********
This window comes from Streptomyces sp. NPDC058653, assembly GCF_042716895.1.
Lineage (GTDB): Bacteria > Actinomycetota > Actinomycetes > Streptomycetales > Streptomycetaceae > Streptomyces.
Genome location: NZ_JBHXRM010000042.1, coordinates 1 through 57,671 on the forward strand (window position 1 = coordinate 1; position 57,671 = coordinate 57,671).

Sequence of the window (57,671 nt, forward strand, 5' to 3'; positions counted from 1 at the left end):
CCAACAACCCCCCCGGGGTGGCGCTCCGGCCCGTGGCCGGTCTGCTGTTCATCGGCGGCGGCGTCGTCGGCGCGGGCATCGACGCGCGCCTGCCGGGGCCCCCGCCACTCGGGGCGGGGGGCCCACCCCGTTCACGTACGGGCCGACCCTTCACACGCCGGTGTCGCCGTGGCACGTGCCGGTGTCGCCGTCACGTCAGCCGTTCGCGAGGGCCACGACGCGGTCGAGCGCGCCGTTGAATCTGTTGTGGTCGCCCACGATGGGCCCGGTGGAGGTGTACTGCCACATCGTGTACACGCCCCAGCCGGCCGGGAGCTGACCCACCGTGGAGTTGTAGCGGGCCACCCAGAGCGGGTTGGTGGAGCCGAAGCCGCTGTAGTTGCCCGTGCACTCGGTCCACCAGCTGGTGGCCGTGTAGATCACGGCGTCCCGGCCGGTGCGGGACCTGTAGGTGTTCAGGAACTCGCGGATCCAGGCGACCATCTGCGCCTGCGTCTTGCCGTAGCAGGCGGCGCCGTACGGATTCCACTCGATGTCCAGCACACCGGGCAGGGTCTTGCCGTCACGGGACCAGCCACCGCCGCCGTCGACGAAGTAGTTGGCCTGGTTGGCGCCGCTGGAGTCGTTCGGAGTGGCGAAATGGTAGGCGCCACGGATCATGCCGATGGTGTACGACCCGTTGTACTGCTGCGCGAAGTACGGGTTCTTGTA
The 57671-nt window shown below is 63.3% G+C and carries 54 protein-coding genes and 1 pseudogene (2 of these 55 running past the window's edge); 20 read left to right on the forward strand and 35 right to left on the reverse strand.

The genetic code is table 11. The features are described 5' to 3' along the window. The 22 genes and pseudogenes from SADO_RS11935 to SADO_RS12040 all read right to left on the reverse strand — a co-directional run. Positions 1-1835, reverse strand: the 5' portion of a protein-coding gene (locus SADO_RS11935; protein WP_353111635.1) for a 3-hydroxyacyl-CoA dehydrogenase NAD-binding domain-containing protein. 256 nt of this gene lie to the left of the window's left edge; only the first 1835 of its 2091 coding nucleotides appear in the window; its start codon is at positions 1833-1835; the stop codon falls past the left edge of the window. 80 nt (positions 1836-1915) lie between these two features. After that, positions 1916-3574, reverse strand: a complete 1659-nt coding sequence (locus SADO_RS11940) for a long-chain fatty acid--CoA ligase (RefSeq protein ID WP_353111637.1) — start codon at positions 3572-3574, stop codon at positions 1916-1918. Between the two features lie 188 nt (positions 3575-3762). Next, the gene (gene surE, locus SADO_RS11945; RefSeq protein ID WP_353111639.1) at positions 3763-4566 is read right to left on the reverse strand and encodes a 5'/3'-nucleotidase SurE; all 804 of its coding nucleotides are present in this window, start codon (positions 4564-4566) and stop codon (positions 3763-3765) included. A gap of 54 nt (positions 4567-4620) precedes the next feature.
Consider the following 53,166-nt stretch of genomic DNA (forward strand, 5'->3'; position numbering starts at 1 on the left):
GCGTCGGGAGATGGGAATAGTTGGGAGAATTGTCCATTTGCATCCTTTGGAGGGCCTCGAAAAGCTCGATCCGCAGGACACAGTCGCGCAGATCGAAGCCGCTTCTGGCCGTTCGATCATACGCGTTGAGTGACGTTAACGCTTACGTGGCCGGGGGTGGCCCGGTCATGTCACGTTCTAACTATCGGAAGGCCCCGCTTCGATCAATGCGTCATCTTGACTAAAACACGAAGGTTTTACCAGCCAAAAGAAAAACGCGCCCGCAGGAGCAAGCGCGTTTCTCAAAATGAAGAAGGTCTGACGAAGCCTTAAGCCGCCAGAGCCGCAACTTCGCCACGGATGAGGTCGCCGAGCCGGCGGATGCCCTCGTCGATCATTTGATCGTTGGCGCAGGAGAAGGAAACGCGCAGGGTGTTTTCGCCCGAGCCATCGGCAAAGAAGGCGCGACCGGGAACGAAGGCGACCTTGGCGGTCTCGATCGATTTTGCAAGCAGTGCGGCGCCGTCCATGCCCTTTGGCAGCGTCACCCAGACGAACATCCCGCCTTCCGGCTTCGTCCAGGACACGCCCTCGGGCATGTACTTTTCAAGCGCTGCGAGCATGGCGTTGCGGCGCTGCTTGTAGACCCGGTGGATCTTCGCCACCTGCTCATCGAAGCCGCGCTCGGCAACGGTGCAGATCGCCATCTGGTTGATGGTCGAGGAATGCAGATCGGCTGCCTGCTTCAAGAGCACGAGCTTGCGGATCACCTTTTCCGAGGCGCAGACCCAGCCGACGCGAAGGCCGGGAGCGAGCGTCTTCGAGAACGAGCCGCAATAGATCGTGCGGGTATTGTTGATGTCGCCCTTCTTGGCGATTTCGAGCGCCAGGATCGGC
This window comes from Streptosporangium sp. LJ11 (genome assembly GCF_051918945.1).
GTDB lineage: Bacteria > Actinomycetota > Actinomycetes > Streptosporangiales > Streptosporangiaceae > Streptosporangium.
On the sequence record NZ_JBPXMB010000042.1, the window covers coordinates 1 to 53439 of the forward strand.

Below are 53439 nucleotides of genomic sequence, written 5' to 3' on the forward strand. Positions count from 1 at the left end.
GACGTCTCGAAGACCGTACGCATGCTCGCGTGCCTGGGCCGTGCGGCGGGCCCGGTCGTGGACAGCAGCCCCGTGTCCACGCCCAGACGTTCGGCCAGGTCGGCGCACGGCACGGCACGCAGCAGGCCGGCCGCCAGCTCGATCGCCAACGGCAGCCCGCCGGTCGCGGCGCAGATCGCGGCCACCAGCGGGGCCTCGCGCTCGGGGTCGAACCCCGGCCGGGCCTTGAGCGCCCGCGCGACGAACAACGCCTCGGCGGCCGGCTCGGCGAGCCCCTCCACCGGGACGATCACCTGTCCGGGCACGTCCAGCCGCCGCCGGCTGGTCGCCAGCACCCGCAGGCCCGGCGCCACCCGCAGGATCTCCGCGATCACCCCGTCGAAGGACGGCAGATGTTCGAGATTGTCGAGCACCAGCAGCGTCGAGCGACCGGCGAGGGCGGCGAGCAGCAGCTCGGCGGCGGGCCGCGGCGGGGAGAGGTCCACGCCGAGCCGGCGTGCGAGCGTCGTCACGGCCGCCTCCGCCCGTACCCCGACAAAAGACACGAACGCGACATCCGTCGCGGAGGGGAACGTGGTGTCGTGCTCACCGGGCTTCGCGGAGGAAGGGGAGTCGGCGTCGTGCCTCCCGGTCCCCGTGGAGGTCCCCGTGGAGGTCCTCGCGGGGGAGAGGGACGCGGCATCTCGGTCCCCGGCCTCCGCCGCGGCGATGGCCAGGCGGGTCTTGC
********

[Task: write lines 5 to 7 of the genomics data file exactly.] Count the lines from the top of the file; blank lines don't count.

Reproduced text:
CCAACAACCCCCCCGGGGTGGCGCTCCGGCCCGTGGCCGGTCTGCTGTTCATCGGCGGCGGCGTCGTCGGCGCGGGCATCGACGCGCGCCTGCCGGGGCCCCCGCCACTCGGGGCGGGGGGCCCACCCCGTTCACGTACGGGCCGACCCTTCACACGCCGGTGTCGCCGTGGCACGTGCCGGTGTCGCCGTCACGTCAGCCGTTCGCGAGGGCCACGACGCGGTCGAGCGCGCCGTTGAATCTGTTGTGGTCGCCCACGATGGGCCCGGTGGAGGTGTACTGCCACATCGTGTACACGCCCCAGCCGGCCGGGAGCTGACCCACCGTGGAGTTGTAGCGGGCCACCCAGAGCGGGTTGGTGGAGCCGAAGCCGCTGTAGTTGCCCGTGCACTCGGTCCACCAGCTGGTGGCCGTGTAGATCACGGCGTCCCGGCCGGTGCGGGACCTGTAGGTGTTCAGGAACTCGCGGATCCAGGCGACCATCTGCGCCTGCGTCTTGCCGTAGCAGGCGGCGCCGTACGGATTCCACTCGATGTCCAGCACACCGGGCAGGGTCTTGCCGTCACGGGACCAGCCACCGCCGCCGTCGACGAAGTAGTTGGCCTGGTTGGCGCCGCTGGAGTCGTTCGGAGTGGCGAAATGGTAGGCGCCACGGATCATGCCGATGGTGTACGACCCGTTGTACTGCTGCGCGAAGTACGGGTTCTTGTA
The 57671-nt window shown below is 63.3% G+C and carries 54 protein-coding genes and 1 pseudogene (2 of these 55 running past the window's edge); 20 read left to right on the forward strand and 35 right to left on the reverse strand.

The genetic code is table 11. The features are described 5' to 3' along the window. The 22 genes and pseudogenes from SADO_RS11935 to SADO_RS12040 all read right to left on the reverse strand — a co-directional run. Positions 1-1835, reverse strand: the 5' portion of a protein-coding gene (locus SADO_RS11935; protein WP_353111635.1) for a 3-hydroxyacyl-CoA dehydrogenase NAD-binding domain-containing protein. 256 nt of this gene lie to the left of the window's left edge; only the first 1835 of its 2091 coding nucleotides appear in the window; its start codon is at positions 1833-1835; the stop codon falls past the left edge of the window. 80 nt (positions 1836-1915) lie between these two features. After that, positions 1916-3574, reverse strand: a complete 1659-nt coding sequence (locus SADO_RS11940) for a long-chain fatty acid--CoA ligase (RefSeq protein ID WP_353111637.1) — start codon at positions 3572-3574, stop codon at positions 1916-1918. Between the two features lie 188 nt (positions 3575-3762). Next, the gene (gene surE, locus SADO_RS11945; RefSeq protein ID WP_353111639.1) at positions 3763-4566 is read right to left on the reverse strand and encodes a 5'/3'-nucleotidase SurE; all 804 of its coding nucleotides are present in this window, start codon (positions 4564-4566) and stop codon (positions 3763-3765) included. A gap of 54 nt (positions 4567-4620) precedes the next feature.